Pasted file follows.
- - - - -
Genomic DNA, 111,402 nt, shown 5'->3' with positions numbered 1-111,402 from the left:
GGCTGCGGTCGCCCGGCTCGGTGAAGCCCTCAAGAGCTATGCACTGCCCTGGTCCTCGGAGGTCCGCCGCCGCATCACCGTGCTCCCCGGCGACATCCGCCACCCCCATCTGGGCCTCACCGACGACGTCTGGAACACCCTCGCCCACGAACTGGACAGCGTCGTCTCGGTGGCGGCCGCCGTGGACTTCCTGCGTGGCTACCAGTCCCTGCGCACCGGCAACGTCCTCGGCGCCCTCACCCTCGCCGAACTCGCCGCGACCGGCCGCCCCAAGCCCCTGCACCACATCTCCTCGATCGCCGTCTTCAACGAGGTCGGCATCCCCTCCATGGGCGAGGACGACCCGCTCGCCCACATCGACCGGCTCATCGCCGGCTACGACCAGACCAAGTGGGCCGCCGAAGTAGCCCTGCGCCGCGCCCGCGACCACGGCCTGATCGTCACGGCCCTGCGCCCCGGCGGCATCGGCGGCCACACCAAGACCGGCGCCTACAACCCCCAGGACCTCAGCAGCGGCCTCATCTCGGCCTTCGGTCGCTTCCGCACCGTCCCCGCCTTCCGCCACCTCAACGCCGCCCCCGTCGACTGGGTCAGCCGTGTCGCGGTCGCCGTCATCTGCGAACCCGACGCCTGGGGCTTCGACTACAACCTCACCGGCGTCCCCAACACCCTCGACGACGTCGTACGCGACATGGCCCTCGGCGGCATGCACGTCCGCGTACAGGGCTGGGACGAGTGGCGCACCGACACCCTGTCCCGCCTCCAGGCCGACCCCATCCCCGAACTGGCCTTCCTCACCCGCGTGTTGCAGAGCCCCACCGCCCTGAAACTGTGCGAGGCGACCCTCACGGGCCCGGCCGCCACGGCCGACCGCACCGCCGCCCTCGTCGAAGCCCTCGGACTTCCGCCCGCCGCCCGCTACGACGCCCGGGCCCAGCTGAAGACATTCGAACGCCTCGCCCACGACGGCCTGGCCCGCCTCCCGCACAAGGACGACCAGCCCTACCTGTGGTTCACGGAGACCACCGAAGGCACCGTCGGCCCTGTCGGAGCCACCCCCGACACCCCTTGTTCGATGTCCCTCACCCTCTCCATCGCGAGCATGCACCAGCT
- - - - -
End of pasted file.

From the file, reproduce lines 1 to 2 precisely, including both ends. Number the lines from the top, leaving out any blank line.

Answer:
Genomic DNA, 111,402 nt, shown 5'->3' with positions numbered 1-111,402 from the left:
GGCTGCGGTCGCCCGGCTCGGTGAAGCCCTCAAGAGCTATGCACTGCCCTGGTCCTCGGAGGTCCGCCGCCGCATCACCGTGCTCCCCGGCGACATCCGCCACCCCCATCTGGGCCTCACCGACGACGTCTGGAACACCCTCGCCCACGAACTGGACAGCGTCGTCTCGGTGGCGGCCGCCGTGGACTTCCTGCGTGGCTACCAGTCCCTGCGCACCGGCAACGTCCTCGGCGCCCTCACCCTCGCCGAACTCGCCGCGACCGGCCGCCCCAAGCCCCTGCACCACATCTCCTCGATCGCCGTCTTCAACGAGGTCGGCATCCCCTCCATGGGCGAGGACGACCCGCTCGCCCACATCGACCGGCTCATCGCCGGCTACGACCAGACCAAGTGGGCCGCCGAAGTAGCCCTGCGCCGCGCCCGCGACCACGGCCTGATCGTCACGGCCCTGCGCCCCGGCGGCATCGGCGGCCACACCAAGACCGGCGCCTACAACCCCCAGGACCTCAGCAGCGGCCTCATCTCGGCCTTCGGTCGCTTCCGCACCGTCCCCGCCTTCCGCCACCTCAACGCCGCCCCCGTCGACTGGGTCAGCCGTGTCGCGGTCGCCGTCATCTGCGAACCCGACGCCTGGGGCTTCGACTACAACCTCACCGGCGTCCCCAACACCCTCGACGACGTCGTACGCGACATGGCCCTCGGCGGCATGCACGTCCGCGTACAGGGCTGGGACGAGTGGCGCACCGACACCCTGTCCCGCCTCCAGGCCGACCCCATCCCCGAACTGGCCTTCCTCACCCGCGTGTTGCAGAGCCCCACCGCCCTGAAACTGTGCGAGGCGACCCTCACGGGCCCGGCCGCCACGGCCGACCGCACCGCCGCCCTCGTCGAAGCCCTCGGACTTCCGCCCGCCGCCCGCTACGACGCCCGGGCCCAGCTGAAGACATTCGAACGCCTCGCCCACGACGGCCTGGCCCGCCTCCCGCACAAGGACGACCAGCCCTACCTGTGGTTCACGGAGACCACCGAAGGCACCGTCGGCCCTGTCGGAGCCACCCCCGACACCCCTTGTTCGATGTCCCTCACCCTCTCCATCGCGAGCATGCACCAGCT